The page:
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I didn’t cognitively understand that E.T. is a love story depicting how an entire family hurting from divorce heals through their relationship with the extra-terrestrial but I did viscerally. More than the cuteness of E.T. and the brilliance of the story concept, I was responding to the heart dimension that was beautifully symbolized anytime E.T.’s heart light shone like a saint’s heart of fire depicted in religious paintings. I felt the burning that is love.

As we enter the season in which the Word became flesh I think about this childhood movie from long ago. E.T. came from another world. He was not human but came to our planet and took on some of dimensions of human experience. He missed his loved ones and felt lonely yet also had a mission to fulfill. When it was done he was able to board the space ship and go back home.

Now of course I’m not saying E.T. is a stand in for the Messiah. But as the countdown to Christmas draws near, I can’t help but think of all the brokenness on our planet and the various ways we are all sitting in the dark. The other day I was thinking that Sunday would have been my mother’s 67th birthday if she hadn’t taken her own life. The reality is I lost my mother long before her suicide and yet there I was, sitting in a hotel bathroom missing my physical home and feeling like a five year old wanting her mommy. Do we ever really grow up? And then I felt her spirit reaching out to me lightly touching my skin like when E.T.s finger used to glow.

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Being in a human body is at times delightful but incarnation can also be incredibly painful. C.S. Lewis once stated that, “If we find ourselves with a desire that nothing in this world can satisfy, the most probable explanation is that we were made for another world.” I have longed for that other world most my life.

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Yet at this time of year I recall that on one night, that other world reached out to this one. And this intersection left an indelible mark. If I just tune in to the other-worldly wave link, I can feel the Light that pierced the dark and take solace in the fact that the darkness couldn’t overcome it.

The Courage To Deconstruct

10 Dec

Confession: All my life I’ve wanted to be perfect despite the fact that this reflects an utterly delusional desire. The reality is, no one is. We’re all f’d up to some degree. As if to drive this point home, I saw a photo on FB yesterday summarizing the main points of a lecture on enlightenment. The notes read:


1) I am fine
2) I am not fine because other people are so f’d up
3) I’m f’d up, ok, and I’m burdening others. I’m so sorry.
4) We are all f’ed up, in a beautiful human way, which is why life is always a bit disturbing.

And yes, the grand poobah who theorized all of this has a PhD from Yale.

So what do we do when we nonetheless remain in the delusional desire to be perfect?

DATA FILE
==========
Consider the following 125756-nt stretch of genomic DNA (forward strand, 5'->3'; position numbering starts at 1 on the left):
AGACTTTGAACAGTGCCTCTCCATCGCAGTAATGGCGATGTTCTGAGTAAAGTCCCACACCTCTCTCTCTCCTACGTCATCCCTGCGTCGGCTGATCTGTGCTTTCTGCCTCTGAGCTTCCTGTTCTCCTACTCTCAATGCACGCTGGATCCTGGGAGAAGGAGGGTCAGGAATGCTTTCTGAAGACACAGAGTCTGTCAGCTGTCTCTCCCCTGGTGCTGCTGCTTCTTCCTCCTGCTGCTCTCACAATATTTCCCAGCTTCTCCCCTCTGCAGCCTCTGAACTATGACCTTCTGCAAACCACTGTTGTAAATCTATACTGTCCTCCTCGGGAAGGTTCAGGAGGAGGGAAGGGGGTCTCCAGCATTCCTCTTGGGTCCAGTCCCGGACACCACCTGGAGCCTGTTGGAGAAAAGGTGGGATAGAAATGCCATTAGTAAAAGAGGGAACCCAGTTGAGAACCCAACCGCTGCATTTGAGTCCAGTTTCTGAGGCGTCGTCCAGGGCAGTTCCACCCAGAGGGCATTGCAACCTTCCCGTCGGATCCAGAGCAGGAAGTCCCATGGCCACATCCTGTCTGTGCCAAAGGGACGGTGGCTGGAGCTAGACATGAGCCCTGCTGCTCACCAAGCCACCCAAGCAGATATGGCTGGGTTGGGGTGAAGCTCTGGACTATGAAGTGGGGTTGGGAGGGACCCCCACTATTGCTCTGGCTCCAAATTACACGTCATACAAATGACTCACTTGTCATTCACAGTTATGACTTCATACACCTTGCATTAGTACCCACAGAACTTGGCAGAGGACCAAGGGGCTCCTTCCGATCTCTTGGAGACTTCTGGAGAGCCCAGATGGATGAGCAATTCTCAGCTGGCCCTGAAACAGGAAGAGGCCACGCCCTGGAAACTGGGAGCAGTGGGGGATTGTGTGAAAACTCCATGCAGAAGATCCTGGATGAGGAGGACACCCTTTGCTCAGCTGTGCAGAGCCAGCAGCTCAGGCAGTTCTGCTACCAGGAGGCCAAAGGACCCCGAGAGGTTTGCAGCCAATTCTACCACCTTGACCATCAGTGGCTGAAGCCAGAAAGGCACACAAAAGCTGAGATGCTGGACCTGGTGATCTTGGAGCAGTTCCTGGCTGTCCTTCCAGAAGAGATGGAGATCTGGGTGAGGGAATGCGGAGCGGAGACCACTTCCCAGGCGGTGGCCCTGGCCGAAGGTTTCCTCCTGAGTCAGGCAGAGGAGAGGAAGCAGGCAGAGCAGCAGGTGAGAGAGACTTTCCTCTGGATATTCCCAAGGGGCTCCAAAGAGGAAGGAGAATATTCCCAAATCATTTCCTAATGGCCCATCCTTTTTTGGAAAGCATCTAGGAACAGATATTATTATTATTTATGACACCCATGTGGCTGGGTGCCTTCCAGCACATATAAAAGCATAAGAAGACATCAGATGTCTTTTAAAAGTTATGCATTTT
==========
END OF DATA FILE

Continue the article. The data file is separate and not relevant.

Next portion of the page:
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I personally read The Velveteen Rabbit. The book is about a brand new stuffed bunny that longs to become real after hearing that toys loved by their owners eventually become so.

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One day, the rabbit’s owner becomes quite sick so the boy’s nanny gives him the stuffed bunny for comfort. The bunny then gets the honor of sleeping with the little boy throughout his illness. The animal gets rolled on and squished and eventually becomes quite shabby. Yet by the story’s end, the bunny becomes real.

The ultimate irony in all of this is that in order to be real, we have to be willing to get messed up. And the more authentic we are, the more we are loved. Go figure. Why then are thousands wasting their money on botox?

For some of us, every time we risk being real and out there, it feels like we’re deconstructing because perhaps at some point, being accepted was a matter of life and death. If we didn’t measure up somehow, love was denied. But the only way to be real is to allow ourselves to deconstruct over and over for there is always death in transformation.

Years ago I had an acting teacher tell me that I would never be a professional actor because I was too afraid to fail. And that the only way to get over this barrier was to truly not care and say f-it.

Well, personally, I think the only way out of this dilemma is to realize that one has innate worth in all the imperfection and decomposing of self, body, ego, etc. For me personally, I only experience that freedom when I turn my eyes to God and feel his beloved gaze. It is then that I realize, I AM REAL. And I am made in the image of God. More important than being perfect, I AM LOVED.

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Operation Slow Down!

4 Dec

In California, a yellow traffic light has come to mean one can still cross the intersection. Because after all, MY schedule, MY life and MY agenda are above the rules even if it means I end up running a red and killing someone in the process.

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A yellow light used to be a warning to slow down. It told you to down-shift, if you were driving a stick and to ease to a stop because the light would soon turn red.

I’m just as guilty. I’ve been known to press hard on the gas when I see yellow instead of starting to brake.

How many other yellows are we not paying attention to?

This time of year always prompts me to SLOW DOWN. Advent and winter’s solstice scream at me to curb my speed in the traffic of life. The sign might come in the form of a cold or exhaustion or deep nostalgia and sometimes grief but regardless, the cosmos signals. And I actually heed.

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While the holidays are typically a time where social life accelerates, I nonetheless think this is the most critical time of the year for reflection. The short days and cold weather (we do actually have cold weather here in CA) are great excuses to hunker down at home and to sit still. As I take this week to back off on coffee, writing, goals and activity, I feel my system literally de-toxing the year. Not that it was a bad year – but it was one of constant stimuli and lots of green lights.

Here’s to the season of waiting. Of being. Of sitting in the dark and seeing the light.